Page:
vary depending on the locale of its harvesting. Sea salt is the most common, and you guessed it, comes from the sea via evaporation. It contains some natural iodine and tastes great, but there is some concern about the pollution of our oceans and how that is affecting the salt itself, so maybe look at some of the other options as well. Himalayan pink I’m sure you’ve all seen, that gorgeous pink color gives it away. These salts come from ancient sea-beds in the Himalayan mountains and the color is from their rich iron content. It also has 84 essential trace elements required by your body and is therefore considered one of the healthiest salts you can consume. Grey salt or Celtic Sea Salt is colored by the clay it is harvested from. It is hand raked in Brittany, France where the natural clay and sand create moist, mineral-rich crystals. This salt can help restore electrolyte balance, has alkalizing properties and can prevent muscle cramps, much like pink salt. This does tend to be more expensive due to the labor-intensive harvesting process. There are multiple other options but they’re the main players and you get the gist of it – the less refined, the more minerals and nutrients you get, so avoid regular table salt and switch to sea salt or Himalayan pink for your daily sodium fix. Let’s all make small changes for a healthier you! Tracy Bhalla, Independent Consultant with NYR Organics, website: us.nyrorganic.com/shop/ tracybhalla email: nyrbhalla@gmail.com You can also visit Tracy’s blog at Tracybhalla.com, Continuing my obsession with all things organic, I have been working with NYR for two years now, using their skincare products myself for over 25 years! Your skin is the body’s largest organ, it deserves to be well looked after. I am here to answer any questions you may have.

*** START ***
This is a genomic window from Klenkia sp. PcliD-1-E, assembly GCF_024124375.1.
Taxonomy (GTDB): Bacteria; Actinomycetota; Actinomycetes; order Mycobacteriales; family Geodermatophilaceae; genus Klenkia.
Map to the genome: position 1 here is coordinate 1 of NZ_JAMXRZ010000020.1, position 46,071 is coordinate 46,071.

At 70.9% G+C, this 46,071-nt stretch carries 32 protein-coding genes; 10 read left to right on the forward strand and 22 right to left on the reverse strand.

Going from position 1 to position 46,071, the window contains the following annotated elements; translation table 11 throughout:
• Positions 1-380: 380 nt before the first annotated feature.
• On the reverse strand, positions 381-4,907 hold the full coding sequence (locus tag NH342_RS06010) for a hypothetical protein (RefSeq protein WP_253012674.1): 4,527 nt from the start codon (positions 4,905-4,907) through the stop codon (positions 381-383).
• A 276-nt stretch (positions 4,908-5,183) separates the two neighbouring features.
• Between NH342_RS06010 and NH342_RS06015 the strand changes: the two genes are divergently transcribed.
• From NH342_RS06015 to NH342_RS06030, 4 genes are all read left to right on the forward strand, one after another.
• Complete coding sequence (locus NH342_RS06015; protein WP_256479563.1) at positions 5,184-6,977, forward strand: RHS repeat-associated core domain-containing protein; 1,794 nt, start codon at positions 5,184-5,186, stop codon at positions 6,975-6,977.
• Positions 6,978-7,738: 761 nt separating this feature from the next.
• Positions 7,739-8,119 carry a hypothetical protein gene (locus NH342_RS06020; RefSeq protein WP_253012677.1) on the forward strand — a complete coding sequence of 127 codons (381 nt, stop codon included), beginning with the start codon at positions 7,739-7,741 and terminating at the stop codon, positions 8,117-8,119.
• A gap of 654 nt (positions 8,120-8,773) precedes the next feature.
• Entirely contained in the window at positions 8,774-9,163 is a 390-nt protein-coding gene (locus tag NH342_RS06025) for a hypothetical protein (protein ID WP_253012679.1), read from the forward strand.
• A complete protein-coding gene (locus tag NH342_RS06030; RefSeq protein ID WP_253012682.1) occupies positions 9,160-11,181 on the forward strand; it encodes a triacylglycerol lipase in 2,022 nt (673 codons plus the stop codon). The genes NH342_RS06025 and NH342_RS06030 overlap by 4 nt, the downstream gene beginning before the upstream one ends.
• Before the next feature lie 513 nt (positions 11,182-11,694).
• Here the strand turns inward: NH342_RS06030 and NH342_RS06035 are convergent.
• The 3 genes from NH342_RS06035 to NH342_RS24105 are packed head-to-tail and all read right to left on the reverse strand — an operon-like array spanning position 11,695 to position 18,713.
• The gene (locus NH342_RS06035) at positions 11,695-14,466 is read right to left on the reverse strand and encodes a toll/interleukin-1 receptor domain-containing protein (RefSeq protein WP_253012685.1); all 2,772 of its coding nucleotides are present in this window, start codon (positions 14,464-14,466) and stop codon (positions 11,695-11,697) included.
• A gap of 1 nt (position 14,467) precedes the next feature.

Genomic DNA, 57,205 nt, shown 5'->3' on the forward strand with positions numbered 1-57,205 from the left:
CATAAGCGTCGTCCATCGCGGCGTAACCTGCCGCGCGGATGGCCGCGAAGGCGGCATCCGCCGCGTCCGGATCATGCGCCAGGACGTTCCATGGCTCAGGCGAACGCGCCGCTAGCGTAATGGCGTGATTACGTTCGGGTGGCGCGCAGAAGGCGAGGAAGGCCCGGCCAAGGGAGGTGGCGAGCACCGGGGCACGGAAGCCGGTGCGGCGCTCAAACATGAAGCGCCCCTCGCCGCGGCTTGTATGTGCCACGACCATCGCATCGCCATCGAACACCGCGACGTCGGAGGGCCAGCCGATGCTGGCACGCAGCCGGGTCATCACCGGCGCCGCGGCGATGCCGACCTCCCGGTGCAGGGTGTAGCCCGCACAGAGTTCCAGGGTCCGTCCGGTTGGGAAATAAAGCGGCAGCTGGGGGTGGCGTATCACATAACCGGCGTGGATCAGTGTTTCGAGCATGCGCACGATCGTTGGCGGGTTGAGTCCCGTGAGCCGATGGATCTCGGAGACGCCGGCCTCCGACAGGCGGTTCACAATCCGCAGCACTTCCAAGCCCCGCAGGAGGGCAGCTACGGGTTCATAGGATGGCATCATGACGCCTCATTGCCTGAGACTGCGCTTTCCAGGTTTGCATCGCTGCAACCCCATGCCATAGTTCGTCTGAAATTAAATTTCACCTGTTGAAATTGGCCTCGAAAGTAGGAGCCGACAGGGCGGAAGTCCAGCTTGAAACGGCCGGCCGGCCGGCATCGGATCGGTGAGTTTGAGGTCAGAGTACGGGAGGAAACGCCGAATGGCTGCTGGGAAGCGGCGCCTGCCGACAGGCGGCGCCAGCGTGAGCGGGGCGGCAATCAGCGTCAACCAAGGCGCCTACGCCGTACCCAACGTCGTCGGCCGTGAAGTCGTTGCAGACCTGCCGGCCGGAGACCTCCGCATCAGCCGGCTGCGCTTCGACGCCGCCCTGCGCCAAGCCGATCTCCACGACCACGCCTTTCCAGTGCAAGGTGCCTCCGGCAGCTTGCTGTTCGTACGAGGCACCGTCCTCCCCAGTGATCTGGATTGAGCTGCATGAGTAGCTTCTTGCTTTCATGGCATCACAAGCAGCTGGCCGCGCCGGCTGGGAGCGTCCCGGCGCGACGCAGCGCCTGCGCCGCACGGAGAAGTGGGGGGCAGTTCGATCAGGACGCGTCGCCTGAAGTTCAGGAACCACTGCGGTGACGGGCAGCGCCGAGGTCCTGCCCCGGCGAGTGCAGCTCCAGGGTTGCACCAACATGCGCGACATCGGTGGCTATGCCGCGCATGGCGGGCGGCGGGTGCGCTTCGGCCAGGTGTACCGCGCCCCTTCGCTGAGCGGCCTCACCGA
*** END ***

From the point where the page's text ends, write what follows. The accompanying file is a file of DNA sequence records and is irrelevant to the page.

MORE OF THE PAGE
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Travel Experiences with Jeff Barganier

Awesome Alpharetta Part One

I’m fortunate to be invited to visit and write about exciting destinations for BOOM! One of the most vibrant Southern towns I’ve visited recently is Alpharetta, Georgia. One feature won’t do it justice. So, I’m making this the first in a series. Hope you enjoy!

handed them the keys, walked down the street and took up residence in our

I’ve suspected for some time now that I’m different. An extended stay in Awesome Alpharetta simply confirmed my suspicions. But, first, allow me to catch you up. After several years of praying for a buyer in a difficult real estate market, Cindy and I finally sold our house… and everything Jeff doing his best to learn to cook in it. The buyers at Sur La Table were American missionaries in Haiti and had never owned a home or had much in the way of furnishings. “God told us to buy your house,” they said. They bought the house and almost everything in it. Then they said, “we are returning to Haiti for another year before transitioning back to the states. Would you please shop. It’s a wonderful space. We enjoy live here as our guests for another year many amenities living and working on and take care of the house and new the main square at The Waters in Pike furnishings?” Meanwhile, I renovated Road. We’ve discovered this radical our 1000 square foot design studio. change in accommodations has allowed When the missionaries returned, we us to design, write and travel more and